You weren’t allowed to take photos at the conference to protect the unpublished work of the authors & illustrators. So I had to draw. Here’s Dan Yaccarino, Keynote Speaker, talking about all the stuff kids love.
I am feeling really good right about now. Because I have accomplished my first major goal on my path to becoming a full-time children’s book illustrator:
Produce a complete portfolio, website, and postcards for the MN SCBWI conference in October.
I did it, folks. This was a goal I set about one year ago, when I took my first Children’s Book Illustration class at MCAD. And it was exhausting.
The conference, not the class. Although the course did have me producing at a rate akin to my college days. The conference was exhausting because of the sheer amount of networking, information , and just being… “on.” I’ve never been to a conference to hone my professional life in any capacity, and the amount of being “on” almost put me in a state of shock.
Case in point:
Upon arrival at the conference, and after five minutes milling about in the crowd of strangers with only a cup of coffee as companion to my nerves, I fell into a routine of using this icebreaker: “So, are you an illustrator or writer?” The third person I tried my “line” on replied: “Neither. I’m an editor.”
“Really?” I responded. “From where?”
“Harlequin. I flew in from New York.”
What. This is the situation your instructors warn you about. Those instructors whose wise words, once sharp and concise, now melt, dull and fuzzy in your brain. Those instructors who stressed,
“Remember your elevator speech! What are you going to do if you meet an editor from New York and you’re stuck in an elevator for exactly one minute? You need to know exactly what to say! Pitch your book like it’s already a best seller!”
Right. That’s the theory. But listen: It was 8:00 in the morning, and my coffee hadn’t kicked in yet, and I had orange-cranberry muffin crumbs on my nametag already. So basically, I just stared at her.
Then I started talking. Hey. I have a YA manuscript. And it’s Sci-Fi. Do you get a lot of Sci-Fi? No, she replied. There’s not enough Sci-Fi in the YA world, actually. And before I knew it, I got her card. Her card. To send in my manuscript. And then, I was expected to keep talking. Carry on a conversation like a normal person. Like my heart wasn’t in my throat, and my manuscript isn’t even edited, and here’s another person, and they know each other from New York —-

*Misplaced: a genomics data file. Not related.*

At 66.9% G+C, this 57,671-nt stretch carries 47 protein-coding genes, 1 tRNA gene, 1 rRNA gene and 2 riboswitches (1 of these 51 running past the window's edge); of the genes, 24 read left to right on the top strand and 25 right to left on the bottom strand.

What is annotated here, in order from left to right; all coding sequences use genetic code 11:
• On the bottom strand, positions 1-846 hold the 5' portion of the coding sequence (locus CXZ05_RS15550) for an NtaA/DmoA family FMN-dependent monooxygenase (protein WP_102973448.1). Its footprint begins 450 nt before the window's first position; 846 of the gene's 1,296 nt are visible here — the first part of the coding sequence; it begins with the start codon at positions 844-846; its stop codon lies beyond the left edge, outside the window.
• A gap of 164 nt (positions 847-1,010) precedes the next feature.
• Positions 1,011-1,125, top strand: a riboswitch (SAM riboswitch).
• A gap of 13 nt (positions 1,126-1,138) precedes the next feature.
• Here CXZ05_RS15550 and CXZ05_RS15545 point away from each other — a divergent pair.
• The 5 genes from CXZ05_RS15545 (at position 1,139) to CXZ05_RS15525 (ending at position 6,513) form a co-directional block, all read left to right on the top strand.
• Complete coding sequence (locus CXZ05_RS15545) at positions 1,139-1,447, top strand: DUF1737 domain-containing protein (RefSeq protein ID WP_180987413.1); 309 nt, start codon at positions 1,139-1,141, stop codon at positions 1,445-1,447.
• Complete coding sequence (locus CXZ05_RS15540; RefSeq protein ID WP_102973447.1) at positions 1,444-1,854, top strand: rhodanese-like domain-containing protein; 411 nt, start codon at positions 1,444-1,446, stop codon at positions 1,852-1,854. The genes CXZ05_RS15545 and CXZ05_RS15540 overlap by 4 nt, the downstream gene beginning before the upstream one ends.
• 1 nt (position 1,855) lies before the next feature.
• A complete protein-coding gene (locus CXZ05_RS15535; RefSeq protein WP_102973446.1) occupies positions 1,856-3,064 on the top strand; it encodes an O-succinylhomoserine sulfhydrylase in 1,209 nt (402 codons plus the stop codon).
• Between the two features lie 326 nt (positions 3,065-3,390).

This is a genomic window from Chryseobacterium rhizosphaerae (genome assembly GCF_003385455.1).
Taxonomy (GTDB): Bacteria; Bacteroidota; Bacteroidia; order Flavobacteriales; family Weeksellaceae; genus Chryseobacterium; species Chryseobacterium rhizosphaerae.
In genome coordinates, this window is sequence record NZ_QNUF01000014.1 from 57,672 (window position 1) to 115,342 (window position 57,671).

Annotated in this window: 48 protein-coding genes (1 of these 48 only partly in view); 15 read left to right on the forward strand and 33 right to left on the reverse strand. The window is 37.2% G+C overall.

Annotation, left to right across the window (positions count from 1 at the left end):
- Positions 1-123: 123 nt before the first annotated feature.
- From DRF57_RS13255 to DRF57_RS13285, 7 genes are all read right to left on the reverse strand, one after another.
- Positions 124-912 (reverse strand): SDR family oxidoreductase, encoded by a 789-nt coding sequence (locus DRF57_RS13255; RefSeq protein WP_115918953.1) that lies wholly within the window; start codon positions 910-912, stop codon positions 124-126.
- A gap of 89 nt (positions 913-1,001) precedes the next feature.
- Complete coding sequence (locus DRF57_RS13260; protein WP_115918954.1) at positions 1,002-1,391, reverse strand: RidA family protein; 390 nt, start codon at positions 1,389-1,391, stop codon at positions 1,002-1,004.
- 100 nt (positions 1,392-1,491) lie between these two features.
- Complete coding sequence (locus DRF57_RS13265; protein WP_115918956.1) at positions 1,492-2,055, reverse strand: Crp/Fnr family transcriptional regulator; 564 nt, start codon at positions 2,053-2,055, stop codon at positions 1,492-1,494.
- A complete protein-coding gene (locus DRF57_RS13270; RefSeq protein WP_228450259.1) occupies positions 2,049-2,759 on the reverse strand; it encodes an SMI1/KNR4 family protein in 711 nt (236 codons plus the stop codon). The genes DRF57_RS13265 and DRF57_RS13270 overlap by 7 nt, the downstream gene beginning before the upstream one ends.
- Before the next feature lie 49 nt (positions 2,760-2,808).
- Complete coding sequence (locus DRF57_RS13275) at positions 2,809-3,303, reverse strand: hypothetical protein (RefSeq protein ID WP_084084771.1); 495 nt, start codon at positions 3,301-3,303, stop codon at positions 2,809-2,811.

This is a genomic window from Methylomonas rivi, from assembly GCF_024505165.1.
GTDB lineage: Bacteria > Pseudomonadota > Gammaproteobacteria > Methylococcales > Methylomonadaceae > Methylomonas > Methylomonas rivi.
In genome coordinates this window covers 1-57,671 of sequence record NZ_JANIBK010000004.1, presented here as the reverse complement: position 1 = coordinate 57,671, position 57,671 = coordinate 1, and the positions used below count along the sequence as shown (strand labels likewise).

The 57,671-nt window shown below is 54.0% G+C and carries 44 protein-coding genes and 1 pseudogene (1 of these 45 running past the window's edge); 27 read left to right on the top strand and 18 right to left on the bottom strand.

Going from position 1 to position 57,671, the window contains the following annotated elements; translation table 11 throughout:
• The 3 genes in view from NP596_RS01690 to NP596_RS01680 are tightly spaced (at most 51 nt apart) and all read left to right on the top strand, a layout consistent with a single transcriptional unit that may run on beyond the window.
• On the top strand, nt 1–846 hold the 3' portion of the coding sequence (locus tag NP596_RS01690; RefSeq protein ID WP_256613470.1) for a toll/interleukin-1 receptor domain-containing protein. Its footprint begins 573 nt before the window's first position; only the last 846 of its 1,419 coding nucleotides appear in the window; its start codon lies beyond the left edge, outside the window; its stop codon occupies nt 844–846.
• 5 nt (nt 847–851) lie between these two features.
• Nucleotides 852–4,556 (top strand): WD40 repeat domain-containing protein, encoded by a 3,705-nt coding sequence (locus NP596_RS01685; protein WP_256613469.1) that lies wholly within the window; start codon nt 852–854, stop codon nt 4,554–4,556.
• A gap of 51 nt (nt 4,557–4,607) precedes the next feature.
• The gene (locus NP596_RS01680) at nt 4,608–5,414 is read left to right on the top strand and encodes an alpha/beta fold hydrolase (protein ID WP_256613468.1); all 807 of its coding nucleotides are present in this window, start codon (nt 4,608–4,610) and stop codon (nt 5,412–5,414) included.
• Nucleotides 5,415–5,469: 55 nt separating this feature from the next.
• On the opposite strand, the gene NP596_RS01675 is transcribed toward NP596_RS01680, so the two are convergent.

That’s sort of the conference in a nutshell. You’ll just be minding your own business, talking about Photoshop techniques with a fellow newbie (who looks like she’s 16, a deer in the headlights, and hey wait, do I look like that?), when all of a sudden, there’s Dan Yaccarino, the keynote speaker, the guy who created Oswald and the Backyardigan characters and countless picture books you actually read to your kids like on a normal basis, asking you Is This the Cooler Where you Get the Icecream Bars. And you’re like, “Um. Yes.” And you rack your brain for those intelligent questions, some down-to-earth witticism, and maybe you manage something and maybe you don’t.
So basically, I’m still in shock.
But it was good. Really good.
For starters, I have about a million new goals. My portfolio was okay. I had a portfolio critique with an art director that went well (Have you thought about illustrating spots for Middle Grade chapter books? (No, but I will now!)–, but I didn’t exactly score any more business cards during the weekend. I thought the conference would have more professionals, more agents, more art directors…but it was mostly people just like me, beginning illustrators trying to pick up magic tips and hone their craft. Which was good. It was good to actually meet and converse with people who are passionate about illustration, who geek out on things like micron pens and watercolor paper. My new major life goal is now:
Be on a Q & A panel at an illustration conference and answer a cute question from a total Deer-in-the-Headlights newbie.
I’m thinking it will take approximately twenty years to get there.
I did want to share a few of the more colorful quotes from the weekend before I wrap up this post…
- Will Alexander (keynote speaker, author of Goblin Secrets):
“An artist in motion tends to stay in motion, unless acted upon by an outside force. An artist at rest tends to stay at rest, unless acted upon by an outside force.”
- Dan Yaccarino:
“I love speaking at the SCBWI chapters, because there’s never a line for the men’s room.”
“Be brave, rip your guts open, and put them on the table.”
- Barry Goldblatt (Barry Goldblatt Literary), during the “First Pages” critique in which authors submit first pages of their manuscripts for critique in front of the entire group (their bravery! their courage!):
“Please, please, just use ‘said.’”
…He said this in regards to using too many “dialogue tags” such as “expressed,” “shouted,” “retorted,” etc…and I completely agree!
And after “First Pages” was over:
“You did make sure nobody was armed, right?”